One of the world’s leading scholars on the previously arcane Emoluments Clause of the Constitution has filed a friend-of-the-court brief arguing that President Donald Trump is not violating the provision by having an ownership interest in his private hotel business.
Seth Barrett Tillman, an American scholar at Maynooth University in Ireland, is one of the few legal scholars who have extensively studied the issue. He argues the best evidence is the behavior of America’s earliest presidents — including George Washington.
Tillman’s lawyers, Josh Blackman and Robert Ray, who succeeded Ken Starr as special counsel in the Whitewater case, cite a public auction at which Washington bought plots of land in the new capital city.
“If Plaintiffs are correct, then Washington openly committed impeachable offenses under the watchful eyes of prominent members of the founding generation, political opponents, and commercial rivals,” the brief states.
Ray and Blackman filed the legal arguments in the Southern District of New York, where Citizens for Responsibility and Ethics in Government, along with a group of businesses that claim they have been unfairly disadvantaged, have sued Trump for receiving money through the real estate company in which he maintains a large ownership interest. It is one of two legal challenges to Trump based on the Emoluments Clause; the attorneys general of Maryland and the District of Columbia filed one earlier this month.
The argument against Trump is that it is unconstitutional for the president to receive anything of value from a state or federal government, or from a foreign government.
Every time a foreign government official stays at a Trump hotel, according to the allegations, the president violates the Constitution.
Tillman’s brief argues that the well understood contemporary meaning of the term “emolument” was compensation for the discharge of a public office. It does not apply to private business transactions, he argues.
“It is simple: bribes are illegal, and are an enumerated ground for impeachment under Article II, Section 4,” the brief states. “Emoluments are lawfully authorized by Congress. The two are mutually exclusive and governed by different constitutional provisions. Plaintiffs reject this long-settled understanding.”
“This is not the model of a diabolical schemer, attempting to evade his constitutional duties through subterfuge.”
The plaintiffs argue that even a fair-market business transaction with a state or federal government would violate the Constitution. Washington’s purchases at public auction in 1793 contradict that allegation.
“This is not the model of a diabolical schemer, attempting to evade his constitutional duties through subterfuge,” the brief states. “There was none: it was all done in public. Washington was acutely aware of how his every action would be scrutinized.”
The practices of presidents who helped write the Constitution contradict the argument that presidents cannot receive anything of value from foreign officials. The brief lays out a number of examples of early presidents accepting gifts from foreign government officials:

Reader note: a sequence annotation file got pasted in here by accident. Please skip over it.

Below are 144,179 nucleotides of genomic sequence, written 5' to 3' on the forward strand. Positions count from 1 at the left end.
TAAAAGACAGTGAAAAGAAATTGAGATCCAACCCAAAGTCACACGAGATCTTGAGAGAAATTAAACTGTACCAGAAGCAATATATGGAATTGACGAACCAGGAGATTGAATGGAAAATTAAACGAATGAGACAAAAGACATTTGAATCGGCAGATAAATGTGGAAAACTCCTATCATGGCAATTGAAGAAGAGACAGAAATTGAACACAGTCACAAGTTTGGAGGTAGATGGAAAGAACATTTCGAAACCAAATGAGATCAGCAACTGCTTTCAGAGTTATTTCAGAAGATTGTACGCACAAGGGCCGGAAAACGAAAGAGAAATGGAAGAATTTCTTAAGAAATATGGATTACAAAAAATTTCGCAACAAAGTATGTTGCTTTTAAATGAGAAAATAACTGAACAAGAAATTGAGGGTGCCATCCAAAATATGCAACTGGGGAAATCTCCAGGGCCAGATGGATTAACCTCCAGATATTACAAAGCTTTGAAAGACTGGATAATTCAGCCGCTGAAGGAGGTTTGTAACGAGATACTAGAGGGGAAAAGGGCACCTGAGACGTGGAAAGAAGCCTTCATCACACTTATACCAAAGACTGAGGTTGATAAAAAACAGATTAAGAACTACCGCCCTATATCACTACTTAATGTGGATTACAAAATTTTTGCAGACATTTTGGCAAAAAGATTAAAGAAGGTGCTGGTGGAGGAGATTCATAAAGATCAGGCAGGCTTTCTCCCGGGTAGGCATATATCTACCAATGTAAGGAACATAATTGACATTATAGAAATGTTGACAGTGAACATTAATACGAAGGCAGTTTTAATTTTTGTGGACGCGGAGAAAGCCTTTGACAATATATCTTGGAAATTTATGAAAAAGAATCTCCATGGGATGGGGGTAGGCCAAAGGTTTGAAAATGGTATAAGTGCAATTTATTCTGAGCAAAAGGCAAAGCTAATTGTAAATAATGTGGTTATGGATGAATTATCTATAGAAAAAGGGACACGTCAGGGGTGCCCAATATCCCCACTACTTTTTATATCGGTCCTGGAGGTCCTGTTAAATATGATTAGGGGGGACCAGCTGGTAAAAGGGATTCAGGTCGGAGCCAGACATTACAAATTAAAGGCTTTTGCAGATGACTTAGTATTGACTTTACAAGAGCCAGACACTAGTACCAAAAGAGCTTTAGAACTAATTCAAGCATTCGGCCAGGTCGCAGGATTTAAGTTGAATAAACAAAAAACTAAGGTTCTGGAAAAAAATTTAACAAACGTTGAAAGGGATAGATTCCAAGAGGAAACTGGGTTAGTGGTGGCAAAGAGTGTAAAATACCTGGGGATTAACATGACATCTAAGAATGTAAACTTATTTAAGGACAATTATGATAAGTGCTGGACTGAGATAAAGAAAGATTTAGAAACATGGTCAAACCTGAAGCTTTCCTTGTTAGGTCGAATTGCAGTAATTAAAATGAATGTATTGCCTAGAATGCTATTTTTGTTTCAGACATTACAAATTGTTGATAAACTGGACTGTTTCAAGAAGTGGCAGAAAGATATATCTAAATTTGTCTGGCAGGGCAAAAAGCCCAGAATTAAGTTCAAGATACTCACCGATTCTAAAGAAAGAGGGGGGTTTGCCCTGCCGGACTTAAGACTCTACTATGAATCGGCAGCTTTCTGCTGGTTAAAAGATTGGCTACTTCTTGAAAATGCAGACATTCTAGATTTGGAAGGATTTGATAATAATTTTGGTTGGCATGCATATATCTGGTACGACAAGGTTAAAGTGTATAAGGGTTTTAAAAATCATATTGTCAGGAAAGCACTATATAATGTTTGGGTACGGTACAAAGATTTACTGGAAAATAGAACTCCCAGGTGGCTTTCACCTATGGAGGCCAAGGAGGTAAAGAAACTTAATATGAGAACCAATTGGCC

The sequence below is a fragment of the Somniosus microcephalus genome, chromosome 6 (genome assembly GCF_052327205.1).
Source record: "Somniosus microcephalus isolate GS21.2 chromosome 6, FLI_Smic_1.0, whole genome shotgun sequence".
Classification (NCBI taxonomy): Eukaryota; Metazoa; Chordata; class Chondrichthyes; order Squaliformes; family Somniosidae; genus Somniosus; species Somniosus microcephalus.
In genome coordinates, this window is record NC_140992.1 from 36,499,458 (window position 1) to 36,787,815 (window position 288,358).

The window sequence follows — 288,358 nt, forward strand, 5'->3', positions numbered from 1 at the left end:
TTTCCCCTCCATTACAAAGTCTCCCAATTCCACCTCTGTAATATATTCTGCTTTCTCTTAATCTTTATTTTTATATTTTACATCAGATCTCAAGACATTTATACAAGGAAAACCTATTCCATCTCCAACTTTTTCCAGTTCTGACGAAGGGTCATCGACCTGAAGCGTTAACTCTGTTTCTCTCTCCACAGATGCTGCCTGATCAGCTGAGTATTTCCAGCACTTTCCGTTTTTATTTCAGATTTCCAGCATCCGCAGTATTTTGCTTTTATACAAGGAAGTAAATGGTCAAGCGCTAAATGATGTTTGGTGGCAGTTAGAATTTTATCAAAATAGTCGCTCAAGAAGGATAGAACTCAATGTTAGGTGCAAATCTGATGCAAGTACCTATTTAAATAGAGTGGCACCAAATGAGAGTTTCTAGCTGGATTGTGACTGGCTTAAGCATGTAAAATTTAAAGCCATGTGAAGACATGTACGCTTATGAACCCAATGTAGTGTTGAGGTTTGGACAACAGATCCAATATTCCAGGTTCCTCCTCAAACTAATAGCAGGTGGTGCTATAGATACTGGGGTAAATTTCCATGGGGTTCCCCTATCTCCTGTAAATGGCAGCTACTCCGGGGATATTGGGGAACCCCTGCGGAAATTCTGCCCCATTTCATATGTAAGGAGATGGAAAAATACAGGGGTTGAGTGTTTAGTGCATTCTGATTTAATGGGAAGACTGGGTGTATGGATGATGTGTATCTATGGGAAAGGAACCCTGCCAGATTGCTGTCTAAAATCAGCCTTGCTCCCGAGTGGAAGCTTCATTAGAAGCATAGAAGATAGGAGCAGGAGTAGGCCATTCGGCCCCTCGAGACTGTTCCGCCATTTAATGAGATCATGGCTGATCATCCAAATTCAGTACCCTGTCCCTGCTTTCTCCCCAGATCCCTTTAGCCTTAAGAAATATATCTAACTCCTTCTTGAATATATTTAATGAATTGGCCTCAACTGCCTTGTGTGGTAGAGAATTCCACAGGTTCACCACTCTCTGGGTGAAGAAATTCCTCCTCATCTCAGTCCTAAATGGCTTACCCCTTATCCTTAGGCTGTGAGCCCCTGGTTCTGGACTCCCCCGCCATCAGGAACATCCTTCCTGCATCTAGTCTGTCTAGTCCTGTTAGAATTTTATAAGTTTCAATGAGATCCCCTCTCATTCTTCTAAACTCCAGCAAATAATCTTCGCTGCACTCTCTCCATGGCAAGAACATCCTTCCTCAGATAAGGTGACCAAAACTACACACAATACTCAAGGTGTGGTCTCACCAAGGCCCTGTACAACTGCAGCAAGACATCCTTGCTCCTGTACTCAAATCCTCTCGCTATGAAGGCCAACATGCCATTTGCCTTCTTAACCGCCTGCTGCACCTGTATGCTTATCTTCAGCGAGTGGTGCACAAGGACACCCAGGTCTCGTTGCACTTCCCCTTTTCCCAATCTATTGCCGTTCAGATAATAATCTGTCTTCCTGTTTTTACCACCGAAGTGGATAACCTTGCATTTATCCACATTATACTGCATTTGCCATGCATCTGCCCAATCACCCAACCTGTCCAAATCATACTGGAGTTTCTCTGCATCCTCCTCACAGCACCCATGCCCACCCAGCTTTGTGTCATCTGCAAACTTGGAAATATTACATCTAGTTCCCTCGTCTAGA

- Washington accepted a framed full-length portrait of King Louis XVI from the French ambassador to the United States. He also accepted a key to the Bastille from Marquis de Lafayette, who at the time was a French government official.
- Thomas Jefferson accepted a bust of Czar Alexander I from the Russian government. He also took gifts from Indian tribes passed on by Lewis and Clark Western expedition. Those gifts from Indian tribes — whom Jefferson considered foreign nations — remain on display at Monticello to this day.
- James Madison received a pair of pistols from Gen. Ignacio Alvarez, a South American revolutionary head of government. It appears Madison gave them to his successor, James Monroe, another founding father.
- The lack of complaint about Jefferson is significant, the brief argues. Unlike the lionized Washington, Jefferson had many political enemies who surely would have pounded on constitutional impropriety, the brief states.
The brief argues that not only do payments to Trump Organization properties not amount to emoluments but that the Emoluments Clause does not even apply to the president. In support of this argument, the brief cites first Treasury Secretary Alexander Hamilton, who took nine months to comply with a Senate request to compile a list of “every person holding any civil office or employment under the United States.”
Hamilton’s list covered 90 manuscript-sized pages.
“But Hamilton did not include the President, Vice President, Senators, or Representatives,” the brief states. “In other words, Hamilton did not include any elected positions in any branch.”
That, the lawyers argue, is compelling evidence that the president is exempt from the Emoluments Clause. That is not to say that Trump should not have done more to separate himself from his business before taking office, the brief states.
“Defendant’s business activities are less than ideal, but they are not redressable in court,” says the brief.